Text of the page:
WINTHROP, MN—Local officials promoting a sprawling fiber optic broadband network agreed that the $63 million proposal could be a substantial risk for local taxpayers. The proposed government-backed system would connect some 7,500 homes, farms and businesses in eight southern Minnesota cities. Local elected officials from two counties (Sibley and Renville) have been promoting the venture currently known as RS Fiber.
Proponents say subscriber revenue will repay the bonds necessary to build the system. If constructed, the system would be owned by the participating communities and counties in a joint powers agreement. The proposed fiber network would offer the usual “triple play”: fiber optic cable, phone and internet service to Gibbon, Winthrop, Gaylord, Arlington, New Auburn, Green Isle, Henderson and rural residents in Sibley County, as well as the rural “426” telephone exchange in the city of Fairfax, located in nearby Renville County.
“It makes me nervous and not sleep at night. It’s a lot of money,” said Mark Erickson, Winthrop city administrator and leading proponent. “The last thing I want to do is have this project not work out. But we have a risk out here of doing nothing, too.”
Yet officials promoting the venture have ruled out taking a big risk themselves, backing off previous talk of holding a referendum. They deny skirting state law that requires a 65 percent supermajority of voters to approve local government telecom services, citing an opinion from their legal team. “I’m not afraid of a public vote. It would delay us a year,” Erickson said. “But 65 percent, it’s just not the American way. It’s 50 plus one, it’s a majority.”
Opponents argue government should not and cannot compete with the high tech telecom industry. “It’s absolutely wrong. I can’t think of an area of government that has gone into a business setting and done well. Fannie Mae, Freddy Mac, the postal service, you name it,” said Steve Johnson, ex-mayor of Winthrop who works in the banking and insurance industries.
Others contend they’re pioneers doing “like our forefathers did when they settled this land”, characterizing the stakes in stark terms that could make or break their rural way of life. “If we do nothing, how do we stay competitive in the world market? Education, agriculture, health care, or whatever?” asked Dave Trebelhorn, mayor of Winthrop.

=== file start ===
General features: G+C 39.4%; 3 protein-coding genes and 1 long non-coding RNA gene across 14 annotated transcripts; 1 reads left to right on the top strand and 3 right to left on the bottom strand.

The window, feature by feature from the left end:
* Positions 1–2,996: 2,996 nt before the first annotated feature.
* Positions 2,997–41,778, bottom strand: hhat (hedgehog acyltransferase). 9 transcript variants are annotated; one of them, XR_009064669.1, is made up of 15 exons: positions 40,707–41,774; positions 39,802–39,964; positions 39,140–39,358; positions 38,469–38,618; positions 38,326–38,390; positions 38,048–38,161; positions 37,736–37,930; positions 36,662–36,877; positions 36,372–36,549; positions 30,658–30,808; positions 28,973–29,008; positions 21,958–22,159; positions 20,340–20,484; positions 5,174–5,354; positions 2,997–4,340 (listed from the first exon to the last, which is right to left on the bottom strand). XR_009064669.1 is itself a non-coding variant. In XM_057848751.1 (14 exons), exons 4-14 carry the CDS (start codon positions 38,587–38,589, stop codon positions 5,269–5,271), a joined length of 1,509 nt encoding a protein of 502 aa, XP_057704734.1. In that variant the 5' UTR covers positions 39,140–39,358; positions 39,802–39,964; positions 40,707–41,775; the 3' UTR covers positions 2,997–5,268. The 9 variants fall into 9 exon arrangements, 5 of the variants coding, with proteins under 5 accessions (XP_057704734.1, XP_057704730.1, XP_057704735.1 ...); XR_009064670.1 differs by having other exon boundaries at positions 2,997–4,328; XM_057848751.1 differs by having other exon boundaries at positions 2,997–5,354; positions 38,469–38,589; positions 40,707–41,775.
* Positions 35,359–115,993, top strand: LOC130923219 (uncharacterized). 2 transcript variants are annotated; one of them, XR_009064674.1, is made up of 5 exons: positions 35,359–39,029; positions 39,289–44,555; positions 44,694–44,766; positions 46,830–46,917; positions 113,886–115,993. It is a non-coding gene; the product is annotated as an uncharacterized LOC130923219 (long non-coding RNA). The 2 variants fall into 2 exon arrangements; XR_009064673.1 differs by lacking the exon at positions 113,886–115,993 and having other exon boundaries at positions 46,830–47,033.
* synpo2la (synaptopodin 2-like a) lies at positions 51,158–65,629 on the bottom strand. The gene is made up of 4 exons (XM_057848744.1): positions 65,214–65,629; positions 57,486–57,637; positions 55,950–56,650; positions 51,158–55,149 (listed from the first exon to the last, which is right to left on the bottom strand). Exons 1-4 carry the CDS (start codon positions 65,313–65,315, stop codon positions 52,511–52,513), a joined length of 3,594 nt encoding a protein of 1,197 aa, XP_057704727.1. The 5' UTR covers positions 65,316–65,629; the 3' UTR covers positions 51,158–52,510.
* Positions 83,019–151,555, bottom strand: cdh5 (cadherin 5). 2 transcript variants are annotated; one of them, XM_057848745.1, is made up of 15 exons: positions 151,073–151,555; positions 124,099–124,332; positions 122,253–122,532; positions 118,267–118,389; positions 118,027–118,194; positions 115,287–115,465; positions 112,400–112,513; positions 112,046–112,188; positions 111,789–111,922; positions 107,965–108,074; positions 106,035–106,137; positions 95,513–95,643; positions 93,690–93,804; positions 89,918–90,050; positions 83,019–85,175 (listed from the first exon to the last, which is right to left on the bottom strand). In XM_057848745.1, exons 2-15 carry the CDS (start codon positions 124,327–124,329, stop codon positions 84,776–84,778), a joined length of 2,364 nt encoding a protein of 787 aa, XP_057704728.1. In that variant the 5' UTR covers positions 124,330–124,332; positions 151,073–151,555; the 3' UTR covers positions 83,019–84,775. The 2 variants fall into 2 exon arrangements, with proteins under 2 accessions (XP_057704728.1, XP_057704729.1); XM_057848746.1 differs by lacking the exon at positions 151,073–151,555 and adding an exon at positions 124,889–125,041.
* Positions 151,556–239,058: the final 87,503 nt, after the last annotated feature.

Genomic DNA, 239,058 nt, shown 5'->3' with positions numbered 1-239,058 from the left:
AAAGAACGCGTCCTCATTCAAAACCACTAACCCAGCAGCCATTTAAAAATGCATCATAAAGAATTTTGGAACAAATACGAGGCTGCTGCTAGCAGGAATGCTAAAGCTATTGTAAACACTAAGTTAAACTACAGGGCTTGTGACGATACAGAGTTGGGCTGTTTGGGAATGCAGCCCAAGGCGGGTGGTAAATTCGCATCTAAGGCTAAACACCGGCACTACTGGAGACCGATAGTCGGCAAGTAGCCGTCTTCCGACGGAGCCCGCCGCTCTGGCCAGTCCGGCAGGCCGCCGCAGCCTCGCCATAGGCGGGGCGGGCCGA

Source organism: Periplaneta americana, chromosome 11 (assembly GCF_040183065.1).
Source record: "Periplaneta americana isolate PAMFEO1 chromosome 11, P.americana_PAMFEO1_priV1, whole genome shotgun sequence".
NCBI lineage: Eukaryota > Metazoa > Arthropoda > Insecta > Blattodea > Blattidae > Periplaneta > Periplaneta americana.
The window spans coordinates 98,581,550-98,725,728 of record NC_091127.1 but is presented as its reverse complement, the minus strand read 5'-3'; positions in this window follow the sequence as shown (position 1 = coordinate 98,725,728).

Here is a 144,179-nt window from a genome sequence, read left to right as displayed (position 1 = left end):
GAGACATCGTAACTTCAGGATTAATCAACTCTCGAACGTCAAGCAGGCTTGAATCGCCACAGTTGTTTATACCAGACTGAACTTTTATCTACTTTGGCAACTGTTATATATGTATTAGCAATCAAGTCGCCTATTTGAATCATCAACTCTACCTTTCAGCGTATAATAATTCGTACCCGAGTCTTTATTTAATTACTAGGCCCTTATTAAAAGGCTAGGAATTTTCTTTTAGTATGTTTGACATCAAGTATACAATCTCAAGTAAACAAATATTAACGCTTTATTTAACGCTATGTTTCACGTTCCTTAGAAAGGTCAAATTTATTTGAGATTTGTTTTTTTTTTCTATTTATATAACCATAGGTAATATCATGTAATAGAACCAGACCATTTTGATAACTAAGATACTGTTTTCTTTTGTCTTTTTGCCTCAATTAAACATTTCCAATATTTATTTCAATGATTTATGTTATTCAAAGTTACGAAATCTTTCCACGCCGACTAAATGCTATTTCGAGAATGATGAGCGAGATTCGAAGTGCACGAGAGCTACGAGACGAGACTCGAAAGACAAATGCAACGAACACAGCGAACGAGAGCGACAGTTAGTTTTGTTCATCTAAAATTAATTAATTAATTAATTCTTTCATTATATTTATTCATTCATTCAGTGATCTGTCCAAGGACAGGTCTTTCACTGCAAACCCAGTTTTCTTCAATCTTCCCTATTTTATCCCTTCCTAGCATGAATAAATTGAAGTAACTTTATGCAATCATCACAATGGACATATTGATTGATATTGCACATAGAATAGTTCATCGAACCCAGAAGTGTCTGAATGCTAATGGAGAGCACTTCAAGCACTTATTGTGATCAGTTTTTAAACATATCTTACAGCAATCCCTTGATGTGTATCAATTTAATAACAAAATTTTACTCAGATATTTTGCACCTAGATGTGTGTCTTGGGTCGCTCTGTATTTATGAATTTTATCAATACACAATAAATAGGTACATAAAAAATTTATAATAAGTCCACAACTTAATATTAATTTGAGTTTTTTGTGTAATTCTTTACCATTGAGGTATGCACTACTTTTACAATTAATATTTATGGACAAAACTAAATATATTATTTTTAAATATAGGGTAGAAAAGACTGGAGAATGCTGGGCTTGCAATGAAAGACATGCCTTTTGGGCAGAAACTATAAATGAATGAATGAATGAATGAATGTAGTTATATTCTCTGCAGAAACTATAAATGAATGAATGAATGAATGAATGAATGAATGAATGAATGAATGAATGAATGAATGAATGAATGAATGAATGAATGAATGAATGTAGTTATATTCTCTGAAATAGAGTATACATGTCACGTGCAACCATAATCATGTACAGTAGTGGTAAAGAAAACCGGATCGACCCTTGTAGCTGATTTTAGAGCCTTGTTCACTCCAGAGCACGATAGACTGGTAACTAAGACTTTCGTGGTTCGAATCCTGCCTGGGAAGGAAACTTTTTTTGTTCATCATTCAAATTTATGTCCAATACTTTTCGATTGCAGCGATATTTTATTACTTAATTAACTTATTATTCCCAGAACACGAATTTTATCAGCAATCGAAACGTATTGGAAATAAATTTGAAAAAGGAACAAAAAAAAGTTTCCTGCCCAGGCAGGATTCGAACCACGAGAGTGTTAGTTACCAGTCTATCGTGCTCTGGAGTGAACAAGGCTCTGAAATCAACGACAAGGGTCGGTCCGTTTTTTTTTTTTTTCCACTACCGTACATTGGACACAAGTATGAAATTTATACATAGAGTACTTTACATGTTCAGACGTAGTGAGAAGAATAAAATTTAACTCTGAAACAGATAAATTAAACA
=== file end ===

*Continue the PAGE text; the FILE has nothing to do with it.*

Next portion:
To spread the word, officials have held dozens of public informational meetings where they tout the many benefits of their government-owned system. According to materials distributed at these public meetings, RS Fiber would be faster, cheaper and provide service to many residents that are currently without high speed internet access. Thus far, some 2,900 residents have mailed in cards supporting but not committing to the service. This number falls well short of RS Fiber’s original goal of obtaining commitments by last August from at least 4,000 potential subscribers.
“I think there are some cold feet. It needs a push to bring it to a head,” Johnson said. “The sad part is we’ve expended the time, effort and money on this when we could be concentrating on making Winthrop better.”
Some of the biggest names in the industry are among four private providers already offering service in different parts of the area. Frontier Communications has ridiculed the proposed network’s numbers and projections, claiming they show RS Fiber would have to enroll every available household to be viable. Local officials defend their projections indicating the need for only 70 percent of residents to sign up.
“In a few communities in our county the services may be adequate, but our county is more than a few residents,” said Curt Reetz, a city councilman from Arlington. “Many are rural-based and some of our communities have no options for certain services.”
The Winthrop Telephone Company acknowledges the government-sponsored network could put them out of business—after 110 years. “I don’t think the government ought to be in private enterprise. This rural community was built on the strength of private enterprise, not government,” said Danny Busche, general manager of Winthrop Telephone. “We’ve invested millions in the infrastructure already. It would be impossible for us to toss that aside.”
Ironically, Winthrop city hall currently relies on the century old provider for internet service—for now. Officials contend they’ve offered to partner with all of the private providers without success. The potential fallout was stated in a blunt blog post by Winthrop’s city administrator.
“I don’t know if this project will put Winthrop Telephone out of business. But if it does you could say it might be their own fault. We started talking with Winthrop Telephone nearly two years ago about partnering with us…” Erickson wrote. “We even said we would be interested in finding a way for them to own the network once the bonds are paid off. Our goal is not to own and operate the network.”
“We are a taxpaying business with four or five employees. We live and work and invest in our community and face going broke because we won’t give up what we do now to support a government-backed operation? That really hurts,” Busche responded.
On January 19th, the $63 million question will go before the RS Fiber Joint Powers Board for expected approval. In the next few weeks, each city council and county board will vote on whether they will obligate their taxpayers to participate in the project. Officials say they will not repeat the mistakes made by other government-run telecom systems.
“We’re learning from Monticello’s mistakes, we’re learning from Windom, we’re learning from Burlington, Vermont,” Erickson said. “We understand what’s at stake, not only from a positive perspective but from a negative perspective.”
To date, about $100,000 has been spent on the effort, including a $40,000 grant from the Blandin Foundation.
Tips or comments? Contact Tom Steward at 612-354-2192.